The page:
Commentary: What would Seoul look like if Park Geun-hye wasn't impeached?
President Moon Jae-in is determined to deepens and reinforce civilian authority over security forces, which is a healthy exercise of democracy in South Korea, says one observer.
BUSAN: South Korean President Moon Jae-in has initiated a major overhaul of the Defence Security Command (DSC), a military intelligence unit, in the wake of revelations about its politicisation during the impeachment process last year of former president Park Geun-Hye.
This scandal has roiled South Korean politics for weeks since the revelation that the DSC had developed a contingency plan to use the military and declare martial law in South Korea should the Park impeachment effort fail.
Impeachment in South Korea is complicated. The legislative branch must vote for removal, which it did, and that vote must then be ratified by the judicial branch, which also occurred.
However, there were concerns that if the justices did not ratify impeachment – thereby allowing Park to remain – that the protest movement against her, which at times saw 2 per cent of the national population out on the streets in the winter cold, would not subside.
No one knew quite what might happen in the case of such a “half-impeachment”.
Impeachments are, of course, extremely rare. This is only South Korea’s second experience with it, and the street protest movement against Park was an extraordinary mobilisation over months in the cold, involving huge numbers of people.
By the time of her removal, Park’s approval rating was in the single digits. She was nationally loathed for her repeated scandals.
EXTREME RESPONSE TO 'THREAT'
In the months between the legislative and judicial impeachment votes, the country’s politics were frozen. It is simply unclear what might have happened if Park had squeaked through the high court.
Would the protestors stay on the streets? Would the country’s government district be paralysed until her term expired? Would frustrated protestors resort to extra-parliamentary action? The concern was that the police might not be able to restore order. Hence the discussion of martial law.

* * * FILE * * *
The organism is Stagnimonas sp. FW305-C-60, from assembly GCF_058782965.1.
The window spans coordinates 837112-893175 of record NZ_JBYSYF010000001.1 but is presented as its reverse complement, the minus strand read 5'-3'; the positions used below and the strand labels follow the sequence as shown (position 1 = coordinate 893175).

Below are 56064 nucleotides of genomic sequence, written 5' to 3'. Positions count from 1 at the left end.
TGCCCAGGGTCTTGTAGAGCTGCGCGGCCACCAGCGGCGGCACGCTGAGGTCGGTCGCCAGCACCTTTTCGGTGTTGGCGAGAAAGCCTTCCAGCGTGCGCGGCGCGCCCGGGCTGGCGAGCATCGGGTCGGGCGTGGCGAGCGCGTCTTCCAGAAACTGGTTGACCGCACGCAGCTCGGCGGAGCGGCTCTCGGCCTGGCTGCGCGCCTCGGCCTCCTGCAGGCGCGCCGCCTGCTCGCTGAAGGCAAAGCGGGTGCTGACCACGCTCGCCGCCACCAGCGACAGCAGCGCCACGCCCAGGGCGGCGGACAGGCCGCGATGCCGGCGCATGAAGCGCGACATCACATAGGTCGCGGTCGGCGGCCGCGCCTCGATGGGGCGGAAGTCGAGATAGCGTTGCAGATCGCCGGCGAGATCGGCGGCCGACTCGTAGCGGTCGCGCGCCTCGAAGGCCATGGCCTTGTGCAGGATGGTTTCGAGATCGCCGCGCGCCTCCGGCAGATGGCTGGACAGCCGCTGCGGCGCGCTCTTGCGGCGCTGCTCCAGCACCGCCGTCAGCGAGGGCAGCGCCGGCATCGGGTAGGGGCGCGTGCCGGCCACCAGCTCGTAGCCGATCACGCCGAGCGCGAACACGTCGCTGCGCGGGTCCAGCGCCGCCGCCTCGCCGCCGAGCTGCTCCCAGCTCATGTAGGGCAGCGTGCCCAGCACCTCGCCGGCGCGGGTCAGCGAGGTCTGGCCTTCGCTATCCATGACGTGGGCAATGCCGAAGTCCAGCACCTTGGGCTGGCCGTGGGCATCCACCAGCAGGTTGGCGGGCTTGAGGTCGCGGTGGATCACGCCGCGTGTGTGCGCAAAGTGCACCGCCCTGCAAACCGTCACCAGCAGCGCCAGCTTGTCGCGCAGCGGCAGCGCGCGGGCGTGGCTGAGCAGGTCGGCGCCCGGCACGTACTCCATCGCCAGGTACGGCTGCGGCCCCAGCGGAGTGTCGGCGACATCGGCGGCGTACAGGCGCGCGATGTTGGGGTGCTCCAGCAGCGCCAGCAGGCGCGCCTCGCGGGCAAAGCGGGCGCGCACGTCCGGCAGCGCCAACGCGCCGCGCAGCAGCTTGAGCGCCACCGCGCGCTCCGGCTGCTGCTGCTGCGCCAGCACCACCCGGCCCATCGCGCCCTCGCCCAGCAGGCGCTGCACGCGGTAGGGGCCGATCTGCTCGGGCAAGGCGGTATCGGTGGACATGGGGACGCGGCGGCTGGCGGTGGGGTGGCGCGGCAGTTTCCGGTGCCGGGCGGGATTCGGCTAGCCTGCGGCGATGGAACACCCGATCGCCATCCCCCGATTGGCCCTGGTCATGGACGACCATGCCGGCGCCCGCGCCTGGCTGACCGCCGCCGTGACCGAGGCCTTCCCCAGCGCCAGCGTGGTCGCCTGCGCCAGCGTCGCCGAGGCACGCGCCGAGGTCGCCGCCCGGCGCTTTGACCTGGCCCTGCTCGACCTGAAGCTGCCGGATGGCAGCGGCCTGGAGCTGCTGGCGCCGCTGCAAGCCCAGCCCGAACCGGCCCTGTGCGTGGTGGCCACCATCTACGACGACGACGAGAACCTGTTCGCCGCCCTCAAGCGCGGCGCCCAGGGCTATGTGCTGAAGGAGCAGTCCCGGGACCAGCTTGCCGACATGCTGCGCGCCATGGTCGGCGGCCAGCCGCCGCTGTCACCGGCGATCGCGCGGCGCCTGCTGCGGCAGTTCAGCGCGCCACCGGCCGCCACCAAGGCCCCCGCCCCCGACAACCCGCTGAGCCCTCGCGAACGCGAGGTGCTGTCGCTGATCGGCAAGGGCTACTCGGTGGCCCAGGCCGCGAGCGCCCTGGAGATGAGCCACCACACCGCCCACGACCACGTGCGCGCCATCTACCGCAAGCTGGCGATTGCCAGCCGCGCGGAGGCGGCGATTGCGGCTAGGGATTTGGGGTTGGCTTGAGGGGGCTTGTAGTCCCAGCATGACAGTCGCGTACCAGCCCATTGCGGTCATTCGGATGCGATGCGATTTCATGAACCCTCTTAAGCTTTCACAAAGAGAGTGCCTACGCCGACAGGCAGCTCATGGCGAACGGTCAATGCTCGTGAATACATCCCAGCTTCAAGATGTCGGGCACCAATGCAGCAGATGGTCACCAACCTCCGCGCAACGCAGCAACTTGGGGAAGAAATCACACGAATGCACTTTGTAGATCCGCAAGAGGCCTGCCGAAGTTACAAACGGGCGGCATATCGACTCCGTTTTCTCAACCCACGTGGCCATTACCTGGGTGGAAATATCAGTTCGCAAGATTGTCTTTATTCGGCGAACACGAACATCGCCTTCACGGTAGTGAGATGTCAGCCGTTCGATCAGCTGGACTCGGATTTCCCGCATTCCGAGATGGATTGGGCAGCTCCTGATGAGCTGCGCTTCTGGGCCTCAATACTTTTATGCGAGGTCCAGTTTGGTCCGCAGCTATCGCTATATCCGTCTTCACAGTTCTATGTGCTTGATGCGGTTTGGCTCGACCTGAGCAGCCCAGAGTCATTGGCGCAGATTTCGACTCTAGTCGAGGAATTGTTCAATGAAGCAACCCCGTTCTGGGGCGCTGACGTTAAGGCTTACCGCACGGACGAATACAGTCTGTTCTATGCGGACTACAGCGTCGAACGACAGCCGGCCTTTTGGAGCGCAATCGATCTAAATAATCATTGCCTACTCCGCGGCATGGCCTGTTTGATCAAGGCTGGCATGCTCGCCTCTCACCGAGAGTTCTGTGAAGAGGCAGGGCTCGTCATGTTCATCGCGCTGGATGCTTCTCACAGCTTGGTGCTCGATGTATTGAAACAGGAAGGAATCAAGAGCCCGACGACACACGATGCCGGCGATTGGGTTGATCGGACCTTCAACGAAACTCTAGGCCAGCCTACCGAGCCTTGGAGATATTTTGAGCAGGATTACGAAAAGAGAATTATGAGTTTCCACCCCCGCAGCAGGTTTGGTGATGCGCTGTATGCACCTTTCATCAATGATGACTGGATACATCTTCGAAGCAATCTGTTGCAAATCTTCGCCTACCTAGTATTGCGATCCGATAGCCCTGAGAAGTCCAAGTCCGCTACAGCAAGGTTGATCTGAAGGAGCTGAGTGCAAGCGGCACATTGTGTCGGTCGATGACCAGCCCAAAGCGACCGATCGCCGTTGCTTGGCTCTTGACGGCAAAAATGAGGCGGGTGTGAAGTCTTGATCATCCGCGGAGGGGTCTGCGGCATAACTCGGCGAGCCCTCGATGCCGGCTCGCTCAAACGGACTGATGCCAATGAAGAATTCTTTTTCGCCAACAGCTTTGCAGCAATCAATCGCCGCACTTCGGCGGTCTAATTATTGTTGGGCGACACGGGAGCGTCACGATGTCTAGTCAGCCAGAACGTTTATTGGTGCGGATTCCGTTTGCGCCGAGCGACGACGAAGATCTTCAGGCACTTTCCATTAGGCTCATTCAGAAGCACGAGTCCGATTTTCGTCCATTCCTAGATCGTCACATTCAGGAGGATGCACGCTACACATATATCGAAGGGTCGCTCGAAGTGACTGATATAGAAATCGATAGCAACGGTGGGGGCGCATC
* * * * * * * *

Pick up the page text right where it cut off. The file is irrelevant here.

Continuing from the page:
It is not immediately obvious that this should be read as a slow-motion coup, military government, and so on. Most countries have emergency provisions for the use of the military domestically in extreme cases, such as war or natural disaster.
It is also true that the anti-Park street movement might not have dissipated given how intense it was; that some on the left might not have accepted the legitimacy of a half-impeached president, creating the potential for semi-paralysis for months; that North Korea might have seen this as a moment to muck around; and so on.
We are still waiting to see just how threatening the DSC response really was.
That said, it looks pretty bad. The protest movement was decidedly non-violent – protestors even picked up their rubbish after marches. No one died or was seriously injured. And protest, of course, is a guaranteed right in South Korea.
The notion that martial law would be necessary against the marchers seems pretty extreme.
South Korea also has a history of military government. The military was only finally pushed out of politics in 1987. And the security agencies have a history of intervention in politics, always from the right against the left.
Only recently, the South Korea version of the CIA, the National Intelligence Service (NIS), got caught intervening on social media to help the election of Park back in 2012.
So the South Korean left is rightfully very suspicious of anything that smacks of military or intelligence officials intervening. This is wrong, not only for partisan reasons, of course, but also because it is fundamentally undemocratic.
Therein is the silver lining of this latest scandal. Moon’s effort to depoliticise the security bureaucracy – he has moved against NIS too – deepens and reinforces civilian authority over the national security state.
Moon seems quite determined to kill off cronyism and restore confidence in the government apparatus. He campaigned and has governed as an open, accessible an optimistic persona.
Regardless of his politics, this democratic spirit in the executive is healthy for a young democracy such as South Korea. Cleaning up the DSC and NIS is a part of that.
Robert E Kelly is a professor of international relations in the Department of Political Science and Diplomacy at Pusan National University. A version of this commentary first appeared in the Lowy Institute's blog The Interpreter. Read it here.